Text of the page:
“A new form will always seem more or less an absence of any form at all, since it is unconsciously judged by reference to the consecrated forms.”
The scream of terror, of pain, of death, still fills my ears as I contemplate the heap of crumpled bedclothes spread like so many rags on the floor, an improvised altar whose folds are gradually dyed a brilliant red, in a stain with distinct edges which, starting from the center, rapidly covers the entire area.
The fire on the contrary, once the match has grazed a shred of lace soaked in gasoline, spreads through the whole mass all at once, immediately doing away with the lacerated victim who is still stirring faintly, the heap of linen used in the sacrifice, the hunting knife, the whole room from which I have just had time to make my escape.
When I get to the middle of the corridor, I realize that the fire is already roaring in the elevator shaft, from top to bottom of the building, where I have lingered too long. Luckily there remained the fire escapes, zigzagging down the façade. Reversing my steps, then, I hurry toward the French window at the other end. It is locked. No matter how hard I press the catch in every direction, I cannot manage to release it. The bitter smoke fills my lungs and blinds me. With a sharp kick, aimed at the bottom of the window, I send the flat of my sole through four panes and their wooden frames. The broken glass tinkles shrilly as it falls out onto the iron platform. At the same time, reaching me along with the fresh air from outside and drowning out the roar of the flames, I hear the clamor of the crowd which has gathered in the street below.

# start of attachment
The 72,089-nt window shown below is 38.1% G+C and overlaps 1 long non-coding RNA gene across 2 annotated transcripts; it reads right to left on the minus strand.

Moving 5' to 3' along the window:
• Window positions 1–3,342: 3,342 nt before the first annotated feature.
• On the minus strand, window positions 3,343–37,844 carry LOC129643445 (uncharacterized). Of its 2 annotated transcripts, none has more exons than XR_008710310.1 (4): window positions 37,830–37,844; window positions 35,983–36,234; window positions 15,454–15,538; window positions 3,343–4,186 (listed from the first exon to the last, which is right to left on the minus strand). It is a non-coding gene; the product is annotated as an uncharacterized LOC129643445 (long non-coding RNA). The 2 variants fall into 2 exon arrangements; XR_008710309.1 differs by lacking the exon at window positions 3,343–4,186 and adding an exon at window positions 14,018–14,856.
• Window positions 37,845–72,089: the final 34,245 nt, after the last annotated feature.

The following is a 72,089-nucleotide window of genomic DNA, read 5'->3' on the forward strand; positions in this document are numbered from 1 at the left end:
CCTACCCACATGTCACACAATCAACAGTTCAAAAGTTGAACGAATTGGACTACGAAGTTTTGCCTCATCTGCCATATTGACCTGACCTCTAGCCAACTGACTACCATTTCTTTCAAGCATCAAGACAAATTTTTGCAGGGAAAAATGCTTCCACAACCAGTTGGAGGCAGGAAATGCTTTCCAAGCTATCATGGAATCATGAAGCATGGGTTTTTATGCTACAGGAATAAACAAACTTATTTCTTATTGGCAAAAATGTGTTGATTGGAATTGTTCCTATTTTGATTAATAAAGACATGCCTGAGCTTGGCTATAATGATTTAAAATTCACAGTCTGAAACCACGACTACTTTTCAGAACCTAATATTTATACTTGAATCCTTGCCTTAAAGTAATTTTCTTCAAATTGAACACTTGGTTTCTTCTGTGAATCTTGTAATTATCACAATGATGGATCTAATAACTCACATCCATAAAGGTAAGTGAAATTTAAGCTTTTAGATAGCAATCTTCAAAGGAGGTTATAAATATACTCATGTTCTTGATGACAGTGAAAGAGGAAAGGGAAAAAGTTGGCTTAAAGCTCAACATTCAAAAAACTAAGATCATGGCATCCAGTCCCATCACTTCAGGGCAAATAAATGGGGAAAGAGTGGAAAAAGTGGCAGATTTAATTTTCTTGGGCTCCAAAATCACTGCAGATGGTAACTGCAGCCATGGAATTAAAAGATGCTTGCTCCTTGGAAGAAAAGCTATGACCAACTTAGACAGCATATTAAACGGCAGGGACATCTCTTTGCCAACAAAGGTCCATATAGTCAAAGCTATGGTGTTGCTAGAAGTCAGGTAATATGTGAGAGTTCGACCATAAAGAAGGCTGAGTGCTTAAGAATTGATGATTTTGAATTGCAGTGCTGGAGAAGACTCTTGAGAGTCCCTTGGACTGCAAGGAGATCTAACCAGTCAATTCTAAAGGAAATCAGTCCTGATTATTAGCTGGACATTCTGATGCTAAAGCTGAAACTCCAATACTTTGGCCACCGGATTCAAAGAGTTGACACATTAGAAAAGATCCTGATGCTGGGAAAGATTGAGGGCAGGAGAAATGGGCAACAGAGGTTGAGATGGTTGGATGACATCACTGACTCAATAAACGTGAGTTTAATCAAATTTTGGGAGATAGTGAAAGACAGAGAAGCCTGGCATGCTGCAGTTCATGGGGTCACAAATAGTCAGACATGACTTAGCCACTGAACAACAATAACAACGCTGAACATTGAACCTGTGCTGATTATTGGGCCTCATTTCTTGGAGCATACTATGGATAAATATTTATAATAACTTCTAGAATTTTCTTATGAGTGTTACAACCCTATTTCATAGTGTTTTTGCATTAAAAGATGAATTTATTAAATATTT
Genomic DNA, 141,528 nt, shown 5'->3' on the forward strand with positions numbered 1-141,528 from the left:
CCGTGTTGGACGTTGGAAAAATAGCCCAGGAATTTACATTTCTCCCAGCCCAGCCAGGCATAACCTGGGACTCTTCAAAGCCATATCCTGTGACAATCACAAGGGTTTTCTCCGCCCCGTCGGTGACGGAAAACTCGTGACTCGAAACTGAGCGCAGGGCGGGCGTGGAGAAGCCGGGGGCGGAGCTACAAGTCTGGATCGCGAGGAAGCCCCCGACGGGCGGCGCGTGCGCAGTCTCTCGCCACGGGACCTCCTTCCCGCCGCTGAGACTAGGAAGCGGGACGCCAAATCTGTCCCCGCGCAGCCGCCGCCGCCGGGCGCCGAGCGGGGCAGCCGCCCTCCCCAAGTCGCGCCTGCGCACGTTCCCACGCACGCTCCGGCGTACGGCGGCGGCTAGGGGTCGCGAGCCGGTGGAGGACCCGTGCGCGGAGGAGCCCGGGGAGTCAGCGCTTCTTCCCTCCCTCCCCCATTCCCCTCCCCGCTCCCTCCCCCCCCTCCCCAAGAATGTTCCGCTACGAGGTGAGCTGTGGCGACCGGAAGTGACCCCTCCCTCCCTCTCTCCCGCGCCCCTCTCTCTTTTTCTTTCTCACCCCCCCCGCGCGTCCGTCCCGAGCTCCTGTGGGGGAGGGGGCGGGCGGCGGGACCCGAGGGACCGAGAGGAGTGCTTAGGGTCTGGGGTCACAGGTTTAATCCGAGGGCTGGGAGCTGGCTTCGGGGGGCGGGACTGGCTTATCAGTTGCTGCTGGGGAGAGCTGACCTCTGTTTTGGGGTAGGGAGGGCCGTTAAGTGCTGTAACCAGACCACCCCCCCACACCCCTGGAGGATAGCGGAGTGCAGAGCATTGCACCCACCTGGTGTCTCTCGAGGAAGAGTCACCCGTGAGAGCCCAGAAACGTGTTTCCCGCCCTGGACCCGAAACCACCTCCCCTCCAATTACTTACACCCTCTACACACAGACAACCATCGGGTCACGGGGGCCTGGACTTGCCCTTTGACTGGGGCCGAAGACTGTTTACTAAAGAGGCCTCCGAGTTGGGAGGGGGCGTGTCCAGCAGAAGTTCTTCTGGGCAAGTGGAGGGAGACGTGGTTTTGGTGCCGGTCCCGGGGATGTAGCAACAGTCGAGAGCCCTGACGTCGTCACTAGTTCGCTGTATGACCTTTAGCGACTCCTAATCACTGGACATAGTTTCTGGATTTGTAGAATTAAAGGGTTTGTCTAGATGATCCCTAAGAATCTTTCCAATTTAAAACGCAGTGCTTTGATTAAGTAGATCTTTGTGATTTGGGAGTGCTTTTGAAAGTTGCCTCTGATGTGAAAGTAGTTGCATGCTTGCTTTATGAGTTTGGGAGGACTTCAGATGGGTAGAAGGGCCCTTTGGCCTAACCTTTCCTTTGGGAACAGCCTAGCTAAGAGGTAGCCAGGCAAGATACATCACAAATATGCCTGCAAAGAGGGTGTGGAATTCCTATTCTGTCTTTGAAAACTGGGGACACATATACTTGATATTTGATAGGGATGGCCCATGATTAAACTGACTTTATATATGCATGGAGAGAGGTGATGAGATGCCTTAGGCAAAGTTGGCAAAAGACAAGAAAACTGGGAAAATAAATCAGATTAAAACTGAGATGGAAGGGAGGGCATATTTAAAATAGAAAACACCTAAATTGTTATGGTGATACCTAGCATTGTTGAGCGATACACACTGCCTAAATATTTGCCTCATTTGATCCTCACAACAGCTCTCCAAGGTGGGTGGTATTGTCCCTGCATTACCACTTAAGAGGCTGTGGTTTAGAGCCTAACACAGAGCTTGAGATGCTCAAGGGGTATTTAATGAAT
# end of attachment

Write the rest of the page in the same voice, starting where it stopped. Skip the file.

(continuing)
I slip through the opening and I begin climbing down the iron steps. On all sides, at each floor, other panes are exploding because of the heat of the conflagration. Their tinkling sound, continuously amplified, accompanies me in my descent. I take the steps two at a time, three at a time.
Occasionally I stop a second to lean over the railing: it seems to me that the crowd at my feet is increasingly far away; I no longer even distinguish from each other the tiny heads raised toward me; soon there remains no more than a slightly blacker area in the gathering twilight, an area which is perhaps merely a reflection on the sidewalk gleaming after the recent shower. The shouts from a moment ago already constitute no more than a vague rustle which melts into the murmur of the city. And the warning siren of a distant fire engine, repeating its two plaintive notes, has something reassuring about it, something peaceful, something ordinary.
I close the French window, whose catch needs to be oiled. Now there is complete silence. Slowly I turn around to face Laura, who has remained a few feet behind me, in the passageway. “No,” I say, “no one’s there".